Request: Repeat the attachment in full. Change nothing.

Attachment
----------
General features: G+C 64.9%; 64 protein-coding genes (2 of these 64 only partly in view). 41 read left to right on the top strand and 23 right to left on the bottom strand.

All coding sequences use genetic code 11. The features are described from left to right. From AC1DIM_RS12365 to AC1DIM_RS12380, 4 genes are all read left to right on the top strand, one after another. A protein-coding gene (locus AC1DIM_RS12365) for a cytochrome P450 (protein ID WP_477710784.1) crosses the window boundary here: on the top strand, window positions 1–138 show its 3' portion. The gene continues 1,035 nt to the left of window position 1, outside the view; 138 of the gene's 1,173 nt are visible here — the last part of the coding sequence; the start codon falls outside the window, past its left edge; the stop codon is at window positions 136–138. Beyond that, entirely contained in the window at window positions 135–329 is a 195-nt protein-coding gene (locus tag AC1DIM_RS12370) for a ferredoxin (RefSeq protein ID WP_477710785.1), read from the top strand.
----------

General features: G+C 64.9%; 64 protein-coding genes (2 of these 64 only partly in view). 41 read left to right on the top strand and 23 right to left on the bottom strand.

All coding sequences use genetic code 11. The features are described from left to right. From AC1DIM_RS12365 to AC1DIM_RS12380, 4 genes are all read left to right on the top strand, one after another. A protein-coding gene (locus AC1DIM_RS12365) for a cytochrome P450 (protein ID WP_477710784.1) crosses the window boundary here: on the top strand, window positions 1–138 show its 3' portion. The gene continues 1,035 nt to the left of window position 1, outside the view; 138 of the gene's 1,173 nt are visible here — the last part of the coding sequence; the start codon falls outside the window, past its left edge; the stop codon is at window positions 136–138. Beyond that, entirely contained in the window at window positions 135–329 is a 195-nt protein-coding gene (locus tag AC1DIM_RS12370) for a ferredoxin (RefSeq protein ID WP_477710785.1), read from the top strand.